In some patients with weak heart muscles, an implantable cardioverter defibrillator, or ICD, can help maintain normal heart rhythm and prolong life. However, concerns about possible overuse of these devices, and a federal investigation, may have led to a recent drop in their use by doctors, a Yale-led study found.
Led by associate professor of medicine Jeptha Curtis, the research team analyzed data from a national registry of ICDs before and after the launch of an investigation by the Department of Justice. That investigation was triggered by a lawsuit alleging overuse of ICDs in patients who did not meet national, evidence-based criteria. The researchers’ analysis found that in the period following the announcement of the investigation in 2010, the proportion of ICDs placed that didn’t meet evidence-based criteria fell by more than 50%. That was true in all hospitals studied, though reductions were substantially larger at hospitals that reached settlements in the investigation, and for all patients, including those who have Medicare insurance as well as those with other forms of insurance.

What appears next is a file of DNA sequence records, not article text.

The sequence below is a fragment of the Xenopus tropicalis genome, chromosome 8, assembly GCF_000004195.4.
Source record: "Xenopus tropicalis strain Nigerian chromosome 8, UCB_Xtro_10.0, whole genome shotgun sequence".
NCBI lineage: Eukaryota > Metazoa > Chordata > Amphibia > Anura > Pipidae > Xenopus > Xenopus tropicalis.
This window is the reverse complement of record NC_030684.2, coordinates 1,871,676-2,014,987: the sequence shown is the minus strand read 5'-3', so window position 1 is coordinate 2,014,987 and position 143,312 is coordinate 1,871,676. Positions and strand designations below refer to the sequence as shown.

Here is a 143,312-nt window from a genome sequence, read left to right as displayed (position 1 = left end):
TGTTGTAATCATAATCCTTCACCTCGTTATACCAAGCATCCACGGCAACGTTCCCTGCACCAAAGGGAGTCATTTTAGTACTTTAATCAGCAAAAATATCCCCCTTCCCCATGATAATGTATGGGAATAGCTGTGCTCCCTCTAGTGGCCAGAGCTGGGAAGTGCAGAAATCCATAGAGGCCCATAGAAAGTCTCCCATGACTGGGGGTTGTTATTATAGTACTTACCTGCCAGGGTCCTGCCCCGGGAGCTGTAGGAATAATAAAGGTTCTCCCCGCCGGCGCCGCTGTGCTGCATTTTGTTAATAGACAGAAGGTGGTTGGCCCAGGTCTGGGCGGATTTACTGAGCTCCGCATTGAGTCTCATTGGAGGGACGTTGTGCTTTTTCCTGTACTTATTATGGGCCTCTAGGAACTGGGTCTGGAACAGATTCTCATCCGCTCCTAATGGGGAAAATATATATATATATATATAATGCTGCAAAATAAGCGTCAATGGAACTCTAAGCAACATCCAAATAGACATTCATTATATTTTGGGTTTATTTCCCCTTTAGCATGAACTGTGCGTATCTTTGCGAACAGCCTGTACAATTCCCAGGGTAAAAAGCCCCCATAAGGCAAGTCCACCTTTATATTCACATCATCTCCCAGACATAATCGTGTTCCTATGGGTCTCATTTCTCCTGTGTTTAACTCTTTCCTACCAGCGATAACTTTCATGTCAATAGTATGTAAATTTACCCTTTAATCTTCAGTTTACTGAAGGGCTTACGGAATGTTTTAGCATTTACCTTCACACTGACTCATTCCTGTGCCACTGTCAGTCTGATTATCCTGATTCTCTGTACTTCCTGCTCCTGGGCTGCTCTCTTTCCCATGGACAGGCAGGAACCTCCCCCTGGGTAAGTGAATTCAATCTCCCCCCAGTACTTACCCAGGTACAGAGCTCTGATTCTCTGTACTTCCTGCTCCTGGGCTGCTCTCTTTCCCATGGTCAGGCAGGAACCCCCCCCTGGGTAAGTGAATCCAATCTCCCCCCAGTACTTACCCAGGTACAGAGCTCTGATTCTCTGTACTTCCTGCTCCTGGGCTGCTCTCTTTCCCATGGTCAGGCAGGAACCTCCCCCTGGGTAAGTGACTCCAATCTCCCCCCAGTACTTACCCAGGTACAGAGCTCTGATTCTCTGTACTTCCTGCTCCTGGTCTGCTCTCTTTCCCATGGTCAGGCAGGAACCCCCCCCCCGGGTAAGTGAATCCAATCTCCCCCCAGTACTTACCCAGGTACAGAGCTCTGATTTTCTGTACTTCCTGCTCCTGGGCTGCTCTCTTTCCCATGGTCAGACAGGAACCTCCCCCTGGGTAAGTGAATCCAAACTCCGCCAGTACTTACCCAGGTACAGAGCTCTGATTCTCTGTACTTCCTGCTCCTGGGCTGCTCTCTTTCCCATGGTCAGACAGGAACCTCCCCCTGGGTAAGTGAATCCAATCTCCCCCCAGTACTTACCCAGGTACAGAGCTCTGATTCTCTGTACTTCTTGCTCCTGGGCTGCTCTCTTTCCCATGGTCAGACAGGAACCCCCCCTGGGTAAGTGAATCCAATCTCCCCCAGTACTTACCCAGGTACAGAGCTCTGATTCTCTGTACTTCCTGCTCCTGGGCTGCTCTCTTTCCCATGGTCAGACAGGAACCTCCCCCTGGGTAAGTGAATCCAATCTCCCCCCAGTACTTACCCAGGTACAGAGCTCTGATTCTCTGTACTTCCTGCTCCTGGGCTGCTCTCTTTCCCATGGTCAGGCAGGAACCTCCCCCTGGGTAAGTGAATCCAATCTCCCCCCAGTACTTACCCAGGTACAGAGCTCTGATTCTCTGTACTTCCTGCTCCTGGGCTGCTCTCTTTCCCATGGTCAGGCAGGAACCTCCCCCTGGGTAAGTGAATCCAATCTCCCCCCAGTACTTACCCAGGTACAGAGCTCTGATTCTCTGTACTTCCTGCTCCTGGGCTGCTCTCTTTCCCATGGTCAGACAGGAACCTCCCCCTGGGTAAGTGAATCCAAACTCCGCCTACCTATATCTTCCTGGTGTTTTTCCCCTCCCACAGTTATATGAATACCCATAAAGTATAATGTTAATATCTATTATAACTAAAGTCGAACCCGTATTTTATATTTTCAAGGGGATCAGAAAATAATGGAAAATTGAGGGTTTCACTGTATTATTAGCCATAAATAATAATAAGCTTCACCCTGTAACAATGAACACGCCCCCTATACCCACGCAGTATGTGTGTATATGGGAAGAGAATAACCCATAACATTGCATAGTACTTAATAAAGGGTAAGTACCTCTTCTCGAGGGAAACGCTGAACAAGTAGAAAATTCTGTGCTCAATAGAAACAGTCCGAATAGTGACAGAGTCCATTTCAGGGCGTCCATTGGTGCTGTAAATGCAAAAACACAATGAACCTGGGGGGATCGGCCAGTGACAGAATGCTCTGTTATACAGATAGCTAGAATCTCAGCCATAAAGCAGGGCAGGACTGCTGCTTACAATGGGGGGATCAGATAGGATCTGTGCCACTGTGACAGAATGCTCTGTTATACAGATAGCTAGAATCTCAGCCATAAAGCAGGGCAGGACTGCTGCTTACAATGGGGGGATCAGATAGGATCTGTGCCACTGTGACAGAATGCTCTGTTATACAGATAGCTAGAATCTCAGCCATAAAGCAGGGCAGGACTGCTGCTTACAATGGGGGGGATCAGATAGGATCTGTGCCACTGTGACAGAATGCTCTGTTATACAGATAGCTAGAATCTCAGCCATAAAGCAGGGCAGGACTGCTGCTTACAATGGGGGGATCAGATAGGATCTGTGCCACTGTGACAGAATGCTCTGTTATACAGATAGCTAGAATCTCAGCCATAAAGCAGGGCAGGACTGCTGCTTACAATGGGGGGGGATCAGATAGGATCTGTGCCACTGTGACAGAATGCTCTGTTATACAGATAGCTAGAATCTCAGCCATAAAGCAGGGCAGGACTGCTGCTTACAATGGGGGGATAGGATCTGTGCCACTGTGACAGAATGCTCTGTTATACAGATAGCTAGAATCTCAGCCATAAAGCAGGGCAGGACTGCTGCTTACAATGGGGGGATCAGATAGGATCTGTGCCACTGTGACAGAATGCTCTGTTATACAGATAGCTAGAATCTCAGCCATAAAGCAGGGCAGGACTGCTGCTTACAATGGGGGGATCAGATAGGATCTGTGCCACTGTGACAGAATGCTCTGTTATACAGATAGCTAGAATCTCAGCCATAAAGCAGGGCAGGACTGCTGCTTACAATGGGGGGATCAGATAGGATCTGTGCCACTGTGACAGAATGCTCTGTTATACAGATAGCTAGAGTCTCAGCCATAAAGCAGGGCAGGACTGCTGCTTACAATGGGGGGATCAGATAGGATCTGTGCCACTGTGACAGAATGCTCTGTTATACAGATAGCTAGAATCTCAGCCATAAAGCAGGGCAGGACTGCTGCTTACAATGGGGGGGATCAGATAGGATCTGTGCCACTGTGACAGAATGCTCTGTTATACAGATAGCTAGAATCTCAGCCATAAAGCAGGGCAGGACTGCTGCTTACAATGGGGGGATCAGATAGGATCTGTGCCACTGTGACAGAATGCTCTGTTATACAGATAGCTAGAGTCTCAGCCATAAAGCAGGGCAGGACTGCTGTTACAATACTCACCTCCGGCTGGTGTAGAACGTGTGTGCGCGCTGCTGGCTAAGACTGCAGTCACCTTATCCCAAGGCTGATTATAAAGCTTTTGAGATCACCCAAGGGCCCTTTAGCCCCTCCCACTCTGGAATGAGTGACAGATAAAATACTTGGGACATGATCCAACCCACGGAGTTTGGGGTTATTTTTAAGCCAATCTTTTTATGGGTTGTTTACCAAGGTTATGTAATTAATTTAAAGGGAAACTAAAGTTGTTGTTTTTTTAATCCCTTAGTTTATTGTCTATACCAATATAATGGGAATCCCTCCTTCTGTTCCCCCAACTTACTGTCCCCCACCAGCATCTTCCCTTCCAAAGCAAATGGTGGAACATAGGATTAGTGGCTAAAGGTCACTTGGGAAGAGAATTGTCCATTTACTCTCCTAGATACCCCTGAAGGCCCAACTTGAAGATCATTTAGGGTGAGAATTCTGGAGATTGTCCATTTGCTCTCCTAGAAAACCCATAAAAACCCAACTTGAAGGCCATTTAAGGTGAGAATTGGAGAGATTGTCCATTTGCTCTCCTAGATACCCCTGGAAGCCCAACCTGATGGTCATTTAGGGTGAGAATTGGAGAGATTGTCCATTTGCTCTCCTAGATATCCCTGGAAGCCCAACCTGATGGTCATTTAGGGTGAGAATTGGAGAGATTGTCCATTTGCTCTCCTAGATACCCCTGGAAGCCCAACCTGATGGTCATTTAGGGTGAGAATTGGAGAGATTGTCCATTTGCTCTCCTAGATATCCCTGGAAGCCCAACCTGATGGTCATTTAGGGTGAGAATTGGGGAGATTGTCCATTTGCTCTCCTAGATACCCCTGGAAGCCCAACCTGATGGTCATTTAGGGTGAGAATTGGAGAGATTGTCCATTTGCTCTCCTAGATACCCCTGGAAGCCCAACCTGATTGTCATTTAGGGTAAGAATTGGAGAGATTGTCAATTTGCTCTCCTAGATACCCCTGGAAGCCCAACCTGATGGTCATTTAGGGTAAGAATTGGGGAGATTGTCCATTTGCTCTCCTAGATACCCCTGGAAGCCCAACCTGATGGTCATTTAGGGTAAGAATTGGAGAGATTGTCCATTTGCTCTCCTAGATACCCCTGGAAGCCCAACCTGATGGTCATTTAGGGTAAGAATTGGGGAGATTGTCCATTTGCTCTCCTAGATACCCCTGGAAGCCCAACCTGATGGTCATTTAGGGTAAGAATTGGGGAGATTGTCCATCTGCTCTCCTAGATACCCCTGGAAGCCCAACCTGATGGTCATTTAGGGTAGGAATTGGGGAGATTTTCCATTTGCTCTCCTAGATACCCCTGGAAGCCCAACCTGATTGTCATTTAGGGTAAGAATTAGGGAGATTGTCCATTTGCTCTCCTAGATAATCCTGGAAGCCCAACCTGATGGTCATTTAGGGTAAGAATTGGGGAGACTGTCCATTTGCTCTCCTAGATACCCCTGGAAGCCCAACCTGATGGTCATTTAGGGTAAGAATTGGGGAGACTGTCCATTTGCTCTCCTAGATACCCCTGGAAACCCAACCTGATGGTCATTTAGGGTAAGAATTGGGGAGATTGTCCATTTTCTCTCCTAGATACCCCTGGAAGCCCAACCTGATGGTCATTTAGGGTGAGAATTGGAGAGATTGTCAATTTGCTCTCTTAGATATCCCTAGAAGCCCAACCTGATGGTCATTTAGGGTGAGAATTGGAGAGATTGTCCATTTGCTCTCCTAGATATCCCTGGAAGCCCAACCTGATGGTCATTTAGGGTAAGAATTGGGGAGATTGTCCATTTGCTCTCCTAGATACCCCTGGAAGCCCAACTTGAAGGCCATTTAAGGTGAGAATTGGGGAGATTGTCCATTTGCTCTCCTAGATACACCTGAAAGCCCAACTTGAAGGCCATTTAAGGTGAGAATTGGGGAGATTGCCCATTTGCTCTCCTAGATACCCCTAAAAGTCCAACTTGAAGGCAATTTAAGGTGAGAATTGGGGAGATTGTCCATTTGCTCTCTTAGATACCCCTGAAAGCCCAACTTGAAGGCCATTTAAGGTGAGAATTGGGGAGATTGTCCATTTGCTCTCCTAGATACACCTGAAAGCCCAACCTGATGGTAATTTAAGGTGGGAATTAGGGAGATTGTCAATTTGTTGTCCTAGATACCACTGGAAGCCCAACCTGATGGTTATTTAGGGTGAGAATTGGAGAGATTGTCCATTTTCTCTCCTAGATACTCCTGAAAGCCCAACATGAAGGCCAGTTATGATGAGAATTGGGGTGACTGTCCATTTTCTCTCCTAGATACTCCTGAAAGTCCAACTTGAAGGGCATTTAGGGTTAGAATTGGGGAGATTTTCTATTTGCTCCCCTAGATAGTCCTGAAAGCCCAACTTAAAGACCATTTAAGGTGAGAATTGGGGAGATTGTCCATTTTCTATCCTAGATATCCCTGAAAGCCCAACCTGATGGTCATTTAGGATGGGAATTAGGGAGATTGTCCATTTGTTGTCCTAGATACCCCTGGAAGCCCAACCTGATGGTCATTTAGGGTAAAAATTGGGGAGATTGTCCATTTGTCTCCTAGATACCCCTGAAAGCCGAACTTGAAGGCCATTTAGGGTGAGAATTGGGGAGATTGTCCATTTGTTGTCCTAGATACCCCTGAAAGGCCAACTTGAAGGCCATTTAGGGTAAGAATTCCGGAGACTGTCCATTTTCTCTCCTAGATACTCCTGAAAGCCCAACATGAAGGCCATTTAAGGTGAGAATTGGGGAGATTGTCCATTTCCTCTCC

The findings show that the DOJ investigation was associated with a significant reduction in implanted devices that did not meet the Centers for Medicare and Medicaid Services National Coverage Determination, the researchers said. But questions remain, including whether the investigation may have also caused providers to avoid implanting the devices in patients who need them. Read the full paper, co-authored by Nihar Desai, in JAMA.